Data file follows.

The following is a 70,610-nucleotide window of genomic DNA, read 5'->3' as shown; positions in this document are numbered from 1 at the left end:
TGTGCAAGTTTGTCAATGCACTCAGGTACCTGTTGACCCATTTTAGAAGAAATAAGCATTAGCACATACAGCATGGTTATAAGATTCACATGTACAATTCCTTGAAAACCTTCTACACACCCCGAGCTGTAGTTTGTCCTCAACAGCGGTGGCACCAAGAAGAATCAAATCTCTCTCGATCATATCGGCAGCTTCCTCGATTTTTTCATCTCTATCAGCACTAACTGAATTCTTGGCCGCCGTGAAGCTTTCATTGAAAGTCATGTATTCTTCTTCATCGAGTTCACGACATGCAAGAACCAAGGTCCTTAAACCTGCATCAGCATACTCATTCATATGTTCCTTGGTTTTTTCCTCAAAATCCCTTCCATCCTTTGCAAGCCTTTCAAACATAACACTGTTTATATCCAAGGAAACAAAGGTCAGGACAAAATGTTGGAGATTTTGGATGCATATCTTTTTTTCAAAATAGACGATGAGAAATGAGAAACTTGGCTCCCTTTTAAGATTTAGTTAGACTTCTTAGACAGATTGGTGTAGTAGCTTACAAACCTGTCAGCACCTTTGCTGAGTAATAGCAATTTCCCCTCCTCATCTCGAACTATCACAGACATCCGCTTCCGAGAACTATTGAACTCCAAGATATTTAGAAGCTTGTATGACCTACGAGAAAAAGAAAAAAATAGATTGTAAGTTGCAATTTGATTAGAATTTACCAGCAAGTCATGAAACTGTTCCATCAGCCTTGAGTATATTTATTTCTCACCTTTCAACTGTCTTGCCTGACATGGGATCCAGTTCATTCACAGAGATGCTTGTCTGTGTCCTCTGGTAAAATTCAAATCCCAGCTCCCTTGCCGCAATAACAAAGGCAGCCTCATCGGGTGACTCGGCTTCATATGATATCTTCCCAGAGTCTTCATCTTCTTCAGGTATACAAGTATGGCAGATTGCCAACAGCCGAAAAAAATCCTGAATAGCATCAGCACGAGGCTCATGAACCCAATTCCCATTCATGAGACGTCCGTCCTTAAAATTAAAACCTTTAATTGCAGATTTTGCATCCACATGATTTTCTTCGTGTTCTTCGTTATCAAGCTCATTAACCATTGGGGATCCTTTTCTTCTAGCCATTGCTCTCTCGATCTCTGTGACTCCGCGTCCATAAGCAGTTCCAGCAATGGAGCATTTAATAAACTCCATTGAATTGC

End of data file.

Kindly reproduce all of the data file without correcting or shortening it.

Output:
The following is a 70,610-nucleotide window of genomic DNA, read 5'->3' as shown; positions in this document are numbered from 1 at the left end:
TGTGCAAGTTTGTCAATGCACTCAGGTACCTGTTGACCCATTTTAGAAGAAATAAGCATTAGCACATACAGCATGGTTATAAGATTCACATGTACAATTCCTTGAAAACCTTCTACACACCCCGAGCTGTAGTTTGTCCTCAACAGCGGTGGCACCAAGAAGAATCAAATCTCTCTCGATCATATCGGCAGCTTCCTCGATTTTTTCATCTCTATCAGCACTAACTGAATTCTTGGCCGCCGTGAAGCTTTCATTGAAAGTCATGTATTCTTCTTCATCGAGTTCACGACATGCAAGAACCAAGGTCCTTAAACCTGCATCAGCATACTCATTCATATGTTCCTTGGTTTTTTCCTCAAAATCCCTTCCATCCTTTGCAAGCCTTTCAAACATAACACTGTTTATATCCAAGGAAACAAAGGTCAGGACAAAATGTTGGAGATTTTGGATGCATATCTTTTTTTCAAAATAGACGATGAGAAATGAGAAACTTGGCTCCCTTTTAAGATTTAGTTAGACTTCTTAGACAGATTGGTGTAGTAGCTTACAAACCTGTCAGCACCTTTGCTGAGTAATAGCAATTTCCCCTCCTCATCTCGAACTATCACAGACATCCGCTTCCGAGAACTATTGAACTCCAAGATATTTAGAAGCTTGTATGACCTACGAGAAAAAGAAAAAAATAGATTGTAAGTTGCAATTTGATTAGAATTTACCAGCAAGTCATGAAACTGTTCCATCAGCCTTGAGTATATTTATTTCTCACCTTTCAACTGTCTTGCCTGACATGGGATCCAGTTCATTCACAGAGATGCTTGTCTGTGTCCTCTGGTAAAATTCAAATCCCAGCTCCCTTGCCGCAATAACAAAGGCAGCCTCATCGGGTGACTCGGCTTCATATGATATCTTCCCAGAGTCTTCATCTTCTTCAGGTATACAAGTATGGCAGATTGCCAACAGCCGAAAAAAATCCTGAATAGCATCAGCACGAGGCTCATGAACCCAATTCCCATTCATGAGACGTCCGTCCTTAAAATTAAAACCTTTAATTGCAGATTTTGCATCCACATGATTTTCTTCGTGTTCTTCGTTATCAAGCTCATTAACCATTGGGGATCCTTTTCTTCTAGCCATTGCTCTCTCGATCTCTGTGACTCCGCGTCCATAAGCAGTTCCAGCAATGGAGCATTTAATAAACTCCATTGAATTGC